Cory Hutchinson

SARASOTA — Nancy Detert isn’t just running for a second term on the County Commission. She’s running the last race of her long political career.

“This will be the final race I ever have, so I’m getting kind of sentimental over it,” she said toward the end of a webinar debate with opponent Cory Hutchinson sponsored Thursday by the Sarasota Tiger Bay Club.

She has served on the Sarasota County School Board and in the Florida House and Senate. She ran an unsuccessful campaign for Congress, too.

Detert, a Republican, and Hutchinson, a Democrat, are vying to represent District 3, which includes part of Nokomis, South Venice and North Port, and most of the city of Venice.

It’s the first time in a while that residents in those areas have been allowed to vote only for one commissioner.

County residents approved a charter change to single-member districts two years ago. Previously, all voters could vote for all five members of the Commission, which is why, Detert said, she opposed the change.

This election, she said, voters in two districts (2 and 4) don’t get to vote in any of the three Commission races.

“I only have to love stuff in Venice or North Port,” she said. “We’re going to become very territorial.”

Single-member districts were implemented in the 1990s as well, but voters approved a change back to at-large elections a few years later, largely for that reason.

Hutchinson said he supported single-member districts but not the redrawing of district lines the Commission approved last year.

It should have waited to use 2020 Census data, he said.

But that would have meant waiting until 2021, Detert said, because redistricting can only be done in odd-numbered years under state law. That would have been OK before the change to single-member districts but unfair afterward, she said.

The candidates had similar lists of the major issues facing the county, with Detert mainly talking about what the county is doing and Hutchinson saying more needs to be done.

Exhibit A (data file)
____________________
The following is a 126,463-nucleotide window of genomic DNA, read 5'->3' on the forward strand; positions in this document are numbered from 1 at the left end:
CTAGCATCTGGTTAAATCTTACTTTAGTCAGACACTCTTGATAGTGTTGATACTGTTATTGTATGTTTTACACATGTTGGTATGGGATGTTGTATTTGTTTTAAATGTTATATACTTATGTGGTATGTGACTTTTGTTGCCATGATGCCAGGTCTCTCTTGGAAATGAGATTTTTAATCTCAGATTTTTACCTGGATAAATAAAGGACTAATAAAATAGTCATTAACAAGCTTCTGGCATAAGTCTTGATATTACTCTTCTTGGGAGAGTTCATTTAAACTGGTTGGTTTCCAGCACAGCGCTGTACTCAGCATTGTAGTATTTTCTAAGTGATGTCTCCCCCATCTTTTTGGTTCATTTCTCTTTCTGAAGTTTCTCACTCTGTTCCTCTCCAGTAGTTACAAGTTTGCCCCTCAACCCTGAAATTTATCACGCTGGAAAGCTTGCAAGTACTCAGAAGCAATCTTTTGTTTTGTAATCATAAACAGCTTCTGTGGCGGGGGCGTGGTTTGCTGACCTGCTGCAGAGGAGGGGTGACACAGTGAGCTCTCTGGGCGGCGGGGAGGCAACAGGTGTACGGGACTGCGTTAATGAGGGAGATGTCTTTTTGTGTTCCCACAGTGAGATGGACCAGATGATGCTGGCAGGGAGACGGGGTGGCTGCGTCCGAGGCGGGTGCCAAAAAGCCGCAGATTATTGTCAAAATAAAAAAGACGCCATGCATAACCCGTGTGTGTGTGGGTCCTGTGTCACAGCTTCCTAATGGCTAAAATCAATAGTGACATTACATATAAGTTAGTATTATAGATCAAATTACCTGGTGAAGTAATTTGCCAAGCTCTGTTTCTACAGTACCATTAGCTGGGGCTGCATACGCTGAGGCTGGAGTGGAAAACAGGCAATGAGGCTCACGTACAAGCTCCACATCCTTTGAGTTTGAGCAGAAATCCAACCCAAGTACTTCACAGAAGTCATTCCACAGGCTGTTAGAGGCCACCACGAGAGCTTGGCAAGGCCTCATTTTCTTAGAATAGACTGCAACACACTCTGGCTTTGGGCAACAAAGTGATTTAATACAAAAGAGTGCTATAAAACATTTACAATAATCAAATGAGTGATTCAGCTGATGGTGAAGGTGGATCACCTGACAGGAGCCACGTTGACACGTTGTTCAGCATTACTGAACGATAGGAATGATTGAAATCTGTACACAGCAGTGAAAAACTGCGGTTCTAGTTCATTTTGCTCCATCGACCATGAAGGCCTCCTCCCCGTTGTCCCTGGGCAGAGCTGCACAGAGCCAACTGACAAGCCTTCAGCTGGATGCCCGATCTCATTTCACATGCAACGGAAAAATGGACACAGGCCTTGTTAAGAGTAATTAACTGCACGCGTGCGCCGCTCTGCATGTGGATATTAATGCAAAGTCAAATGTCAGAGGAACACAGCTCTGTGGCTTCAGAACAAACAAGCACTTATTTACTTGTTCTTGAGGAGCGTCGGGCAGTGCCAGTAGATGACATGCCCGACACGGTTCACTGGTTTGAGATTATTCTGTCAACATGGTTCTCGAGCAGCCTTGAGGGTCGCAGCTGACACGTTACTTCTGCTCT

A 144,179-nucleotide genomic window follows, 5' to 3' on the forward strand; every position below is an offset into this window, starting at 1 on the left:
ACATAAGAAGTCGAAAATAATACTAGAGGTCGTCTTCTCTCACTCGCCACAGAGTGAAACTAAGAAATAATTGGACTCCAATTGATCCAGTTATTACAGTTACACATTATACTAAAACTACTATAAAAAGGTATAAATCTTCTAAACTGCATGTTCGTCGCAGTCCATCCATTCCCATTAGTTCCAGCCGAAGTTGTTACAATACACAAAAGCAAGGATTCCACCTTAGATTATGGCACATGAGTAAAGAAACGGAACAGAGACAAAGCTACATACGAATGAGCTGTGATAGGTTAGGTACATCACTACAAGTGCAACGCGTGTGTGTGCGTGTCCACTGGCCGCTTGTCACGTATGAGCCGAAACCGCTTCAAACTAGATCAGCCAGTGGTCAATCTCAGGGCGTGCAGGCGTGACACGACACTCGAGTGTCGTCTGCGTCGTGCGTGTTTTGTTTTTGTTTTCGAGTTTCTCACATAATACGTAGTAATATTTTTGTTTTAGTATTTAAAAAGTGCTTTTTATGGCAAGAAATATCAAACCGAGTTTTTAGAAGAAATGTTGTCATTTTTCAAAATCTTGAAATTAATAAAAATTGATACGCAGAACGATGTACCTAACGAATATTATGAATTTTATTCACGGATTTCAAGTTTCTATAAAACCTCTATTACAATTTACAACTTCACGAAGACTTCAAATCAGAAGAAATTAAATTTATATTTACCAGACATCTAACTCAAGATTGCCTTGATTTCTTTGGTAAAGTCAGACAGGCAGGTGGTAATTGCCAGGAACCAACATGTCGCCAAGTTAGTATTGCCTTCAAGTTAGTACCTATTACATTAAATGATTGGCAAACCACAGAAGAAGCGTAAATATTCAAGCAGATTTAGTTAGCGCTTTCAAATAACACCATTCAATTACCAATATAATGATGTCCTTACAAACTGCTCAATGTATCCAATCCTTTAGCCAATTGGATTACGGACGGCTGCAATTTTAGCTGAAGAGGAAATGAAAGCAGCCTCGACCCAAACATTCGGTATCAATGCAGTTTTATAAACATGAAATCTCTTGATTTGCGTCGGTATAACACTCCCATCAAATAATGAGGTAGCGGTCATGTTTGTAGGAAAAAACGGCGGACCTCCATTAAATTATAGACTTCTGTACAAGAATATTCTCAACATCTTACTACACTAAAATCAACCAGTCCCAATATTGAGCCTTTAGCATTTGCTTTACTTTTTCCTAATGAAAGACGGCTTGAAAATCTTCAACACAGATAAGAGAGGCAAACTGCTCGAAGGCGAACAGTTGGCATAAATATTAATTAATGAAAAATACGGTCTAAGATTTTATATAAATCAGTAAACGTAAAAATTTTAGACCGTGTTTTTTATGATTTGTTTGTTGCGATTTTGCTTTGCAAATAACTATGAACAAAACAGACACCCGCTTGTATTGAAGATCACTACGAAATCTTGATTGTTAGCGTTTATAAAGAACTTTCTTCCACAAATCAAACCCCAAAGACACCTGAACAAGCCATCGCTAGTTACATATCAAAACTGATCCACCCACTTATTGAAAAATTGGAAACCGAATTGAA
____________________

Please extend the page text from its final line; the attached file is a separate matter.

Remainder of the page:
“Our main challenge is to protect the paradise we live in,” Detert said.

That means ensuring water and air quality, she said — especially air quality.

“If you can’t breathe the air, the rest really doesn’t matter,” she said.

The county has borrowed $300 million to move to advance treatment of its wastewater, she said, partly because its current system leaves in so many nutrients that it’s been hard to find customers for it.

But, Hutchinson said, that amount of debt could have been avoided with better planning and stricter clean water standards.

Infrastructure is an area in which the county needs to invest more, he said, with some of the money coming from impact fees set at 100% of the approved amount.

The county is spending big on infrastructure, Detert said, and has “plenty of money to play with” because property values have increased and county operations are streamlined.

Despite the impact the pandemic has had on the economy, cutbacks and layoffs haven’t been necessary, she said.

Hutchinson said the pandemic has shown how much need there is in the county.

“When our economy is good, it’s very good,” he said. “But it’s fragile.”

The need includes more mental health services, especially for the young and the elderly, he said.

“It can’t all be on the backs of the nonprofits,” he said.

Detert said the county is in the process of deciding how to distribute $18.5 million in federal aid under the CARES Act and will be getting another $56 million next year.

Detert, a former mortgage company owner, was elected to the County Commission in 2016.

Hutchinson, a college and career adviser at Laurel Nokomis School, chairs the North Port Charter Review Advisory Board and is CEO of Holly’s Hope of North Port Inc., a nonprofit.

The election is Nov. 3.


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